For the most part, democrats caused this problem. The explanation of how we got to this point is simple enough that it could be feasibly condensed into a 30- or 60-second television commercial showing on one side Barney Frank, Christopher Dodd and others in 2004 defending the relaxed lending standards forced on banking institutions in the name of political correctness and “social engineering,” and on the other side John McCain warning about this exact problem back in 2005. The video is available. I’ve seen it. Heck, it’s on this Web site. This vote, however, brings out credibility problems should McCain want to make these arguments in an advertisement or in a debate.
His choice, besides being wrongheaded and running afoul of his principles, opened up several political problems. He had the chance to distinguish himself and appeal to his conservative base–the two “bumps” he’s enjoyed recently, remember, were (1) after he selected Sarah Palin, a conservative, as his VP and (2) after he thrilled so many by showing his conservative values at the Saddleback forum–and he went out of his way not to do so.
He bungled his way through this debacle and come out looking like the boy-toy of spineless House Republicans and the right-hand man of President Bush, while on the other side, Obama looks as though he was above the fray.
Now, because he not only voted for this abomination of a bill but also voted for it knowing that it was riddled with pork, McCain not only surrenders to Obama any argument he makes for responsible spending, but also surrenders the opportunity to look straight into the camera and say, “America, I warned about the possibility that this could happen. Therefore, because Congress wanted to reward with taxpayer money those who continued with reckless fiscal behavior in the face of dire warnings from myself and others, and because Congress had the gall to fill this legislation with the very pork-barrel spending that I constantly fight against, I had no choice but to vote against its passage.”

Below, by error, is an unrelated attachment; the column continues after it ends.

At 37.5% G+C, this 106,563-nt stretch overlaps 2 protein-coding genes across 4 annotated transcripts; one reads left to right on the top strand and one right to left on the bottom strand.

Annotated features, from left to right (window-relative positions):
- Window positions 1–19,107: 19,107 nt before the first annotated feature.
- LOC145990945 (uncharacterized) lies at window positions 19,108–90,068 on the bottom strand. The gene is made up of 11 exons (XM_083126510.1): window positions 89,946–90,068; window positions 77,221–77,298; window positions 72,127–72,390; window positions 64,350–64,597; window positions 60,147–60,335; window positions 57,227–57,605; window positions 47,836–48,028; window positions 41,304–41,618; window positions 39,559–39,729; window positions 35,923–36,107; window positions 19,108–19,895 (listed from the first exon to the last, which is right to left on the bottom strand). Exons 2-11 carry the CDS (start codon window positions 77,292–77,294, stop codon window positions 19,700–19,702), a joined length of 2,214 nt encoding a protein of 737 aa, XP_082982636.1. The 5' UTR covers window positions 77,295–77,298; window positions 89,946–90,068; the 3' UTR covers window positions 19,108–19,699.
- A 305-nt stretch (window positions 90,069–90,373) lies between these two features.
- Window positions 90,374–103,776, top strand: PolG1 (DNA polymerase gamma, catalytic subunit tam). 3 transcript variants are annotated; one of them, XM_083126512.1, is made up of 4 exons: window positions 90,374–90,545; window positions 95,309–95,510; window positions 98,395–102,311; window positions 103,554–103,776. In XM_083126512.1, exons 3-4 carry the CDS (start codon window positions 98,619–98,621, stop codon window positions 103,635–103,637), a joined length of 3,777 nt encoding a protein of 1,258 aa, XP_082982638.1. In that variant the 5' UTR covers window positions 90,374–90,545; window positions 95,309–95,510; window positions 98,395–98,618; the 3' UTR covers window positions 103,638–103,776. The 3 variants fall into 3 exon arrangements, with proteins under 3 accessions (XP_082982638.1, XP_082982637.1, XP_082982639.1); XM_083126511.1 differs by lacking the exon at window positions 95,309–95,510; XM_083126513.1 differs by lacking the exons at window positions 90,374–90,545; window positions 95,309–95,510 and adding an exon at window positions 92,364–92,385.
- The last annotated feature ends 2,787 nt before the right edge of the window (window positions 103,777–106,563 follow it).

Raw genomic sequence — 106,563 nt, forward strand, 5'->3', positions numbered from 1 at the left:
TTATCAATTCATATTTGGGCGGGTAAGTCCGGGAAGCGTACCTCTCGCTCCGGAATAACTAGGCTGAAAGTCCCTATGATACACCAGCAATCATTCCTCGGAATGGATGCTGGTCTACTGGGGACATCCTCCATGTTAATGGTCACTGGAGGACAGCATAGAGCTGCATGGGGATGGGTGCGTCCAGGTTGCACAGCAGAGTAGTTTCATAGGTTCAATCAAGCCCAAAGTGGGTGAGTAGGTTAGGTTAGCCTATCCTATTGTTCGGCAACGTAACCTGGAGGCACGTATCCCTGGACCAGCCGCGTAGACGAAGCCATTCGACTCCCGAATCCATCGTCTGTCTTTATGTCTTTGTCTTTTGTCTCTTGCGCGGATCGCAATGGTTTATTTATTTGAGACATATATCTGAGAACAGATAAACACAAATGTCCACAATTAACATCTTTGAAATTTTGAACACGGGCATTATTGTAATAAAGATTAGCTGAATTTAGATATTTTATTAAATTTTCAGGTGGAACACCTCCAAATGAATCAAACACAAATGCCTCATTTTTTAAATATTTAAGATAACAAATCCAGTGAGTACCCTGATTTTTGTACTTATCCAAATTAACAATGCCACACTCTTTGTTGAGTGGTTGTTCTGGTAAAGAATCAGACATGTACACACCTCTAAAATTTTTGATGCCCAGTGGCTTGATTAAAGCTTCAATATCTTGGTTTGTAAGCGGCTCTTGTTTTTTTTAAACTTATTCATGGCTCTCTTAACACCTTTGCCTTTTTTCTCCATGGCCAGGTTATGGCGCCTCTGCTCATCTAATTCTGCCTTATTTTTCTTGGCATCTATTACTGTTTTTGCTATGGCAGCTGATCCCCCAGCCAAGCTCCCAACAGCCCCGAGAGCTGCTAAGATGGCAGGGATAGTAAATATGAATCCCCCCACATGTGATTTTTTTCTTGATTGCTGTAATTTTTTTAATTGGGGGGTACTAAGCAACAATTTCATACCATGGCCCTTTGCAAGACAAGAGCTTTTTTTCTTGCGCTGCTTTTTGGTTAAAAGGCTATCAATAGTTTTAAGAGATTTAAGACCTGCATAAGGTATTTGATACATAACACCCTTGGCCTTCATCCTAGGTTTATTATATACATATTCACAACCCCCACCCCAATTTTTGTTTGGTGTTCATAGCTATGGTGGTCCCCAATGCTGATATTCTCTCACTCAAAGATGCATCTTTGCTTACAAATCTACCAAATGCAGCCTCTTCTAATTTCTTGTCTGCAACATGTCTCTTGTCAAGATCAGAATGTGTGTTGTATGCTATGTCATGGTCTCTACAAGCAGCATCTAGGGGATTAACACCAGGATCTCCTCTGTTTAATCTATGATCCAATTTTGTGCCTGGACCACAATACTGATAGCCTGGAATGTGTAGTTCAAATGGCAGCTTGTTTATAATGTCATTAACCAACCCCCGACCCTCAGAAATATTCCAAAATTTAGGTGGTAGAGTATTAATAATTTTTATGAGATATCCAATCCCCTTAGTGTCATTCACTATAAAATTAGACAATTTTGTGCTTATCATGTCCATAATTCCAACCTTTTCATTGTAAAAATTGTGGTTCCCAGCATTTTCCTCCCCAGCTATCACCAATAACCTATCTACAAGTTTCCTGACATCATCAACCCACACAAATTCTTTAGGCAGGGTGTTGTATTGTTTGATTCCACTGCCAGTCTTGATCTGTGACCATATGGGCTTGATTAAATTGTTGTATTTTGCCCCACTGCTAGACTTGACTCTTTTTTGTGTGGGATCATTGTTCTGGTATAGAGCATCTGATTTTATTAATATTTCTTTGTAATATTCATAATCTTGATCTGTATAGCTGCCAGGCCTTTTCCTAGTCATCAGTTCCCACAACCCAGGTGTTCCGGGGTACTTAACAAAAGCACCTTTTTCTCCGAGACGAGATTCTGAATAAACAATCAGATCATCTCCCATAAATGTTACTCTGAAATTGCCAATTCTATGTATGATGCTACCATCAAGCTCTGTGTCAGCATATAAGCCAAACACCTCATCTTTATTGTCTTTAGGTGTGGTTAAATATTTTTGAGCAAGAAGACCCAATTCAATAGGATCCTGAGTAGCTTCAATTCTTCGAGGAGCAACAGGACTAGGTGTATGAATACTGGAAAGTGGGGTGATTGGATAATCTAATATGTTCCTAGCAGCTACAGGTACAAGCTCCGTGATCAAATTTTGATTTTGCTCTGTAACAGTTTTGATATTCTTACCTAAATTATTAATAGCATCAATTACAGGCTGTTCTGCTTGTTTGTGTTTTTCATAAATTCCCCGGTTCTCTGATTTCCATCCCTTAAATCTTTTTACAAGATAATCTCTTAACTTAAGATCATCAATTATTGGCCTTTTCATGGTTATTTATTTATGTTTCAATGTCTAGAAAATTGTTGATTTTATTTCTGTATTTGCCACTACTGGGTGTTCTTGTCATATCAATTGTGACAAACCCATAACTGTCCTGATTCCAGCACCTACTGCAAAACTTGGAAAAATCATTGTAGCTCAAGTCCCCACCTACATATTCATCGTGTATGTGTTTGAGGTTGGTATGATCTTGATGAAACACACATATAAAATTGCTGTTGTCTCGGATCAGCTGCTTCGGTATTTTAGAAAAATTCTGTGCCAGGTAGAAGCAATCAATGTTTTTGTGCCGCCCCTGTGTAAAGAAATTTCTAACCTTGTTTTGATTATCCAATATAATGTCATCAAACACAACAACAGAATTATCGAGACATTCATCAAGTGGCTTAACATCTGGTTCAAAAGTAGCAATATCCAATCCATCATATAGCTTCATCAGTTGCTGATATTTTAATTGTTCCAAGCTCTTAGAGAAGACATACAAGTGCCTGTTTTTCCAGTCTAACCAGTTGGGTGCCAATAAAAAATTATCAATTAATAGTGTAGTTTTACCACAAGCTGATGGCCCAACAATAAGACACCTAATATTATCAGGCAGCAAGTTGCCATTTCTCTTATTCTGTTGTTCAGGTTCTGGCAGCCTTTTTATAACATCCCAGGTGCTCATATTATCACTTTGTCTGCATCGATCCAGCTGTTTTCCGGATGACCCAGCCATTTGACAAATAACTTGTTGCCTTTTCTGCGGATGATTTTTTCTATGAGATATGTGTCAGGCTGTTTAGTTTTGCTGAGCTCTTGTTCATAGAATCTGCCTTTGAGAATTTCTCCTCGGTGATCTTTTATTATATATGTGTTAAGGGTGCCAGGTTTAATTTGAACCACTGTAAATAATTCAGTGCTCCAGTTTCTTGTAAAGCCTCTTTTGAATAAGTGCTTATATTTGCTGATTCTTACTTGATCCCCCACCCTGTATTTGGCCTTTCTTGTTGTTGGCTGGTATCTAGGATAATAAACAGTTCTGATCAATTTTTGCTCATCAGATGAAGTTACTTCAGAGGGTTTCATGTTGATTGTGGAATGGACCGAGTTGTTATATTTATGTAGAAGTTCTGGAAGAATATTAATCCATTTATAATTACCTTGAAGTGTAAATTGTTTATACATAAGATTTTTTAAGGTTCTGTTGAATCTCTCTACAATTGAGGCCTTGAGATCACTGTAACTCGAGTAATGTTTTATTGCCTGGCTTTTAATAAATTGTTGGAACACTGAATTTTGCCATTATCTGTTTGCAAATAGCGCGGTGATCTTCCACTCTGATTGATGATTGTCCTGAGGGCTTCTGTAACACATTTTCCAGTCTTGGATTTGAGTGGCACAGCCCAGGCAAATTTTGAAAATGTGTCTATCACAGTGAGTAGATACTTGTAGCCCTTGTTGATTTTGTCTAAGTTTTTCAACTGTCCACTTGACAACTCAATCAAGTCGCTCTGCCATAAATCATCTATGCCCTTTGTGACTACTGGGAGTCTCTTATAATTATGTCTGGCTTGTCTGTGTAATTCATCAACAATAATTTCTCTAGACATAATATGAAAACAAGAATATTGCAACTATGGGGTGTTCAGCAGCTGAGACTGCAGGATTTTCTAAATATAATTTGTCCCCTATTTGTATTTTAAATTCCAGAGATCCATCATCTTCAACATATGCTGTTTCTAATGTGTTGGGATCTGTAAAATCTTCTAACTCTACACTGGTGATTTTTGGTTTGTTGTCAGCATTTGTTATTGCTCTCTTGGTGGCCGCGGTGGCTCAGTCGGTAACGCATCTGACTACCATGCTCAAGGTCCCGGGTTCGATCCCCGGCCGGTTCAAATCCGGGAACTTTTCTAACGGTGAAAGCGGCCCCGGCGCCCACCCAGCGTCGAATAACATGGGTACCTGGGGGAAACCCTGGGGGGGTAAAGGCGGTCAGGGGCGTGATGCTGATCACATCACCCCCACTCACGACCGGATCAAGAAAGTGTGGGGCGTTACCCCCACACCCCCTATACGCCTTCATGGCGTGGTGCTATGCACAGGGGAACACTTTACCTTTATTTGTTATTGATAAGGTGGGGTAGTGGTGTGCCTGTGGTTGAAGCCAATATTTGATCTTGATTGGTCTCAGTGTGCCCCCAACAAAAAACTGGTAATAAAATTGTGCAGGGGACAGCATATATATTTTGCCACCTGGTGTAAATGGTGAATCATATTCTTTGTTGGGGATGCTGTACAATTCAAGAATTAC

This was a complete and total loss for John McCain. He further aligned himself with the Bush White House, walked straight into any number of arguments from his pull-no-punches opposition, essentially exonerated Democratic Party leadership for their role in this economic predicament, and managed to further disgruntle the conservative base in the process. As it turns out, his vote wasn’t needed — but he could have seen a significant bump in the polls for doing the right thing.
A maverick, see, is someone who relishes the opportunity to go against the grain if that is what is necessary to put America first. A maverick looks at efforts by spineless politicians, acting on behalf of the cameras instead of the country, and resolves to remain above it all. John McCain, on more occasions than I care to count, has said that “politicians promise to change Washington, but it is Washington that changes them.” I always thought he was looking to distinguish himself from the crowd which puts political expediency before doing right by America. This morning, it became apparent that he is no different.
Time and time again, 60 percent of the people in America have proven to consider themselves “conservative” or “somewhat conservative.“. McCain doesn’t need to run to the left, and by making the decision he made last night, John McCain chose not to speak to those people. He appeared to tear asunder his own principles on spending an earmarks and, in my opinion, he passed on a tremendous political opportunity.
We all know that the democrats are responsible for this mess. Much of America, however, does not. By voting as he did, McCain squandered an opportunity to expose this failed leadership from a position elevated by common sense and principle. To successfully make the case that the democrats–including Barack Obama–are responsible for our economic troubles and that he is the right person to lead America out of Her financial woes, he must distinguish himself from those who put us there. Last night, he failed to do so, and apparently steamrolled over many of his own principles and best characteristics in the process.
I want McCain elected on the fourth of November. This is why I am angry about what happened last night. I firmly believe that he took effective arguments for his candidacy out of play by voting as he did, and in doing so gave those responsible for this mess a ticket out of the spotlight.
I don’t know where this fits in, but take a look at this part of the bill. Something here doesn’t look right to me:
“Carbon Audit of the Tax Code:
The Secretary of the Treasury shall enter into an agreement with the National Academy of Sciences to undertake a comprehensive review of the Internal Revenue Code of 1986 to identify the types of and specific tax provisions that have the largest effects on carbon and other greenhouse gas emissions and to estimate the magnitude of those effects.”